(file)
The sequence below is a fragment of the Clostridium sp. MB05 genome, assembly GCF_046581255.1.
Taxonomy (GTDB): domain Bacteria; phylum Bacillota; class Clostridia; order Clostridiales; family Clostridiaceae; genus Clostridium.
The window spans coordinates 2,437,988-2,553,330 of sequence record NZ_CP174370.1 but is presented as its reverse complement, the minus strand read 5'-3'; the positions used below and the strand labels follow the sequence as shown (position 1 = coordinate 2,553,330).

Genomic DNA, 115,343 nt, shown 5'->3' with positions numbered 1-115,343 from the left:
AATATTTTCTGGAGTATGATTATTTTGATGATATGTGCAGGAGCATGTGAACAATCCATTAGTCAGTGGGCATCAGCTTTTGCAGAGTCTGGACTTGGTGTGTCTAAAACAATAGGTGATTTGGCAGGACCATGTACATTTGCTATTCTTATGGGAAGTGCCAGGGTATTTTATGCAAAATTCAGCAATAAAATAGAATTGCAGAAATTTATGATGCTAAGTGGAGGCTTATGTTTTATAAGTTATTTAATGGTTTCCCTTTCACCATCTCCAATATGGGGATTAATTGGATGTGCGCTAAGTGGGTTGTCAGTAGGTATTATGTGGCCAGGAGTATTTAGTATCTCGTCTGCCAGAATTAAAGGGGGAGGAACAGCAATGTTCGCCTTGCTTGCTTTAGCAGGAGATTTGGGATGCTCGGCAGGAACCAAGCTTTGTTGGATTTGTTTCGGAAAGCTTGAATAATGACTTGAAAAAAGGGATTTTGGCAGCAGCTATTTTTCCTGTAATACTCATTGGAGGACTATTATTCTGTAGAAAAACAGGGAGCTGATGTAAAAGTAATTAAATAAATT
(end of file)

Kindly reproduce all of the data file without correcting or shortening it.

The sequence below is a fragment of the Clostridium sp. MB05 genome, assembly GCF_046581255.1.
Taxonomy (GTDB): domain Bacteria; phylum Bacillota; class Clostridia; order Clostridiales; family Clostridiaceae; genus Clostridium.
The window spans coordinates 2,437,988-2,553,330 of sequence record NZ_CP174370.1 but is presented as its reverse complement, the minus strand read 5'-3'; the positions used below and the strand labels follow the sequence as shown (position 1 = coordinate 2,553,330).

Genomic DNA, 115,343 nt, shown 5'->3' with positions numbered 1-115,343 from the left:
AATATTTTCTGGAGTATGATTATTTTGATGATATGTGCAGGAGCATGTGAACAATCCATTAGTCAGTGGGCATCAGCTTTTGCAGAGTCTGGACTTGGTGTGTCTAAAACAATAGGTGATTTGGCAGGACCATGTACATTTGCTATTCTTATGGGAAGTGCCAGGGTATTTTATGCAAAATTCAGCAATAAAATAGAATTGCAGAAATTTATGATGCTAAGTGGAGGCTTATGTTTTATAAGTTATTTAATGGTTTCCCTTTCACCATCTCCAATATGGGGATTAATTGGATGTGCGCTAAGTGGGTTGTCAGTAGGTATTATGTGGCCAGGAGTATTTAGTATCTCGTCTGCCAGAATTAAAGGGGGAGGAACAGCAATGTTCGCCTTGCTTGCTTTAGCAGGAGATTTGGGATGCTCGGCAGGAACCAAGCTTTGTTGGATTTGTTTCGGAAAGCTTGAATAATGACTTGAAAAAAGGGATTTTGGCAGCAGCTATTTTTCCTGTAATACTCATTGGAGGACTATTATTCTGTAGAAAAACAGGGAGCTGATGTAAAAGTAATTAAATAAATT